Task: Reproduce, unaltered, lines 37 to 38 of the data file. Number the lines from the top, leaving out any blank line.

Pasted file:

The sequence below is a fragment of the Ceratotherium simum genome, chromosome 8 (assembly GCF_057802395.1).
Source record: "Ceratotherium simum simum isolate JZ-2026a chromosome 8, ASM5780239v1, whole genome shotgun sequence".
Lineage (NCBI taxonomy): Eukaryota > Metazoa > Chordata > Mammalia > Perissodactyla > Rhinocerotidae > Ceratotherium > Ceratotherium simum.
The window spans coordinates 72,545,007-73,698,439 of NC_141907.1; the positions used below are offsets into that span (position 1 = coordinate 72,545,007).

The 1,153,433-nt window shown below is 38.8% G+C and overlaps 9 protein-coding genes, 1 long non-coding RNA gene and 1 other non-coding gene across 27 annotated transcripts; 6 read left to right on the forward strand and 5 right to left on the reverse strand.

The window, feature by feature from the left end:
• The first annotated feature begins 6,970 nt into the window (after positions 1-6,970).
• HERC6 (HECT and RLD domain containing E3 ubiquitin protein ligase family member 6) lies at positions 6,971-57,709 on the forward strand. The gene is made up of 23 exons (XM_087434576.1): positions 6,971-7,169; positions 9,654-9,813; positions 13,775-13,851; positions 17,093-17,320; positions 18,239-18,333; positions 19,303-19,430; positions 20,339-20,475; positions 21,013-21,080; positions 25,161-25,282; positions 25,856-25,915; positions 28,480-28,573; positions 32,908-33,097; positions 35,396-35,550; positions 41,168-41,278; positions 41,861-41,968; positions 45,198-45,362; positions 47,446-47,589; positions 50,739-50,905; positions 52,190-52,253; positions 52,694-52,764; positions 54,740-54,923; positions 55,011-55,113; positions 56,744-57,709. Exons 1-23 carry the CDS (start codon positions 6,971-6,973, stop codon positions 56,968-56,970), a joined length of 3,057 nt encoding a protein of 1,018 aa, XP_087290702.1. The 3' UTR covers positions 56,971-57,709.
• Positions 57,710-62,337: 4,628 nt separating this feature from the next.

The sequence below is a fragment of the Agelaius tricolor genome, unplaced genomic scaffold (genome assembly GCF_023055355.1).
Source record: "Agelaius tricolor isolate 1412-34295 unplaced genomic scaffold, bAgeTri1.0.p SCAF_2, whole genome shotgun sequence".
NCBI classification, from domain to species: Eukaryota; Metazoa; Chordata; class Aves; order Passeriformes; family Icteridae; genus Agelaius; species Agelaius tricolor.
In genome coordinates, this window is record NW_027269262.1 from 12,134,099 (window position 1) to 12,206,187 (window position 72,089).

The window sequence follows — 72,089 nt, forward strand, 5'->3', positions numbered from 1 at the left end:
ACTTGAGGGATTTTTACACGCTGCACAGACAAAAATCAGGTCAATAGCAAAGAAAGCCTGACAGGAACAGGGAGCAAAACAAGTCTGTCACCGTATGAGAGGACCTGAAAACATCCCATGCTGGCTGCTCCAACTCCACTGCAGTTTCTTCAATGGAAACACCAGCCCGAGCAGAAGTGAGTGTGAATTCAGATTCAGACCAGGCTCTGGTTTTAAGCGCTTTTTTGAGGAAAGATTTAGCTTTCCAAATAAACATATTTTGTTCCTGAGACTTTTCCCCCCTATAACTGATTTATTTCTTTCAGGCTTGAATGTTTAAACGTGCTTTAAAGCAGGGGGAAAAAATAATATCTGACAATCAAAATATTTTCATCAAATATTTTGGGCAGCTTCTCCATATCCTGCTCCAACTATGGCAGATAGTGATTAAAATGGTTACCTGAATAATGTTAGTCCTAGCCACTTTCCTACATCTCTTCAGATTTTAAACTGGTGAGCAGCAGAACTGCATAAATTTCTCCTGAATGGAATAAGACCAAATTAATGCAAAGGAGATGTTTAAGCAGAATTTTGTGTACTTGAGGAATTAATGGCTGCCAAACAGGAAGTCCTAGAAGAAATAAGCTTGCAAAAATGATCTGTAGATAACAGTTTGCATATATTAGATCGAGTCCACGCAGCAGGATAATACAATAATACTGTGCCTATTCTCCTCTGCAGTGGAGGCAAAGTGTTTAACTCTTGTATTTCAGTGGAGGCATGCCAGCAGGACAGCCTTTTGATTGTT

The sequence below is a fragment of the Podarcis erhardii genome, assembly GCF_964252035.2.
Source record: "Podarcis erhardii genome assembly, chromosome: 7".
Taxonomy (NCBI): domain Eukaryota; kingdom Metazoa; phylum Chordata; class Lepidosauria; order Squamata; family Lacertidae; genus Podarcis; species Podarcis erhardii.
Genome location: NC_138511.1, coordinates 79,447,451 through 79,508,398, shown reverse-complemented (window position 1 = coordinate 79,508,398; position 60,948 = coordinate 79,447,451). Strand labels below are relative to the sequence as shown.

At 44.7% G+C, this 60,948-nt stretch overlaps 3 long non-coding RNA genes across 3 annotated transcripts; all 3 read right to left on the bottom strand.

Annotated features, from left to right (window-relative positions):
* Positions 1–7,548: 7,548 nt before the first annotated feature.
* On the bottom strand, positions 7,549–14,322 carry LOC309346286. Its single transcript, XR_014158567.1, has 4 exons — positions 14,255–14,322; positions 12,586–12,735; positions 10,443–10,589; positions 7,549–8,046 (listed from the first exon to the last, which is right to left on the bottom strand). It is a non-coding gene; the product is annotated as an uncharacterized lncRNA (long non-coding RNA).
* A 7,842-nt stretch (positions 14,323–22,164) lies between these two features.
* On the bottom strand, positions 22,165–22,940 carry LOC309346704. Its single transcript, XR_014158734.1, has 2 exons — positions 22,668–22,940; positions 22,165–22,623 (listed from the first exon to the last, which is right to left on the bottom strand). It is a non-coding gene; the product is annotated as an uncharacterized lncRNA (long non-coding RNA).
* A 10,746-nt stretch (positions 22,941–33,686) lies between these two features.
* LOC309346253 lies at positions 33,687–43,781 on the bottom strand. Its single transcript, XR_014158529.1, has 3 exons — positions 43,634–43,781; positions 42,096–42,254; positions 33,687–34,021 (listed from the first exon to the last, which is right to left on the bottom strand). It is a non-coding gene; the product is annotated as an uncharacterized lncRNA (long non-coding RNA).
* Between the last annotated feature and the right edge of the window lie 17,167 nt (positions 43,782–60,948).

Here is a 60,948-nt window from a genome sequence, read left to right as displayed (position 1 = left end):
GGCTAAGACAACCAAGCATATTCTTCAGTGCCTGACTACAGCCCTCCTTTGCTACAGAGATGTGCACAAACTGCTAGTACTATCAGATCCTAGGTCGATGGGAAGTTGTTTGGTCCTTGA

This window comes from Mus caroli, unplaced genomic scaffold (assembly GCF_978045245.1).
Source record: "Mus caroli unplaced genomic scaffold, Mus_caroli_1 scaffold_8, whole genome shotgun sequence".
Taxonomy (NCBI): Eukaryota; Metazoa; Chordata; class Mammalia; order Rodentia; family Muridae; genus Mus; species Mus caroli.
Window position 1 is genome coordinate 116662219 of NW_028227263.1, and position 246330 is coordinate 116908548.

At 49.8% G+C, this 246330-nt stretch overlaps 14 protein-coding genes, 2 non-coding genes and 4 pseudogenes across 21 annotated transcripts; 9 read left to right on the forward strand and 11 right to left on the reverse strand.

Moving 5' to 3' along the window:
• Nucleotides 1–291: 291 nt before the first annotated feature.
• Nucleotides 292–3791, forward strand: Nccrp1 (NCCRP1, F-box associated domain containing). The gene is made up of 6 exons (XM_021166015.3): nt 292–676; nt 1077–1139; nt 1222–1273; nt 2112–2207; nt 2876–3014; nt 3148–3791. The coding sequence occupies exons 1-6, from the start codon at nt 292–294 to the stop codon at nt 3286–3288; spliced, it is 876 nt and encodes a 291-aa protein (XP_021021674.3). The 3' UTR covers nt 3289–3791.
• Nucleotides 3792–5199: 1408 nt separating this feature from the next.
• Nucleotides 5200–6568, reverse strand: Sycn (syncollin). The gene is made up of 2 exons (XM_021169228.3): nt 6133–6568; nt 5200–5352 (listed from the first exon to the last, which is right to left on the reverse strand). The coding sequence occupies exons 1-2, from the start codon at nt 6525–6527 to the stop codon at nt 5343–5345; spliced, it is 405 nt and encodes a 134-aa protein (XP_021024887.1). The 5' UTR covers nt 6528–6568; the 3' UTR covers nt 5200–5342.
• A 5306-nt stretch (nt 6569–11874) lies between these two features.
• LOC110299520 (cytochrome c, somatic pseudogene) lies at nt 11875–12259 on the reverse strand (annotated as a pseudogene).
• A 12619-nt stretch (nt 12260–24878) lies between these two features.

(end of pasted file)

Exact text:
• Nucleotides 1–291: 291 nt before the first annotated feature.
• Nucleotides 292–3791, forward strand: Nccrp1 (NCCRP1, F-box associated domain containing). The gene is made up of 6 exons (XM_021166015.3): nt 292–676; nt 1077–1139; nt 1222–1273; nt 2112–2207; nt 2876–3014; nt 3148–3791. The coding sequence occupies exons 1-6, from the start codon at nt 292–294 to the stop codon at nt 3286–3288; spliced, it is 876 nt and encodes a 291-aa protein (XP_021021674.3). The 3' UTR covers nt 3289–3791.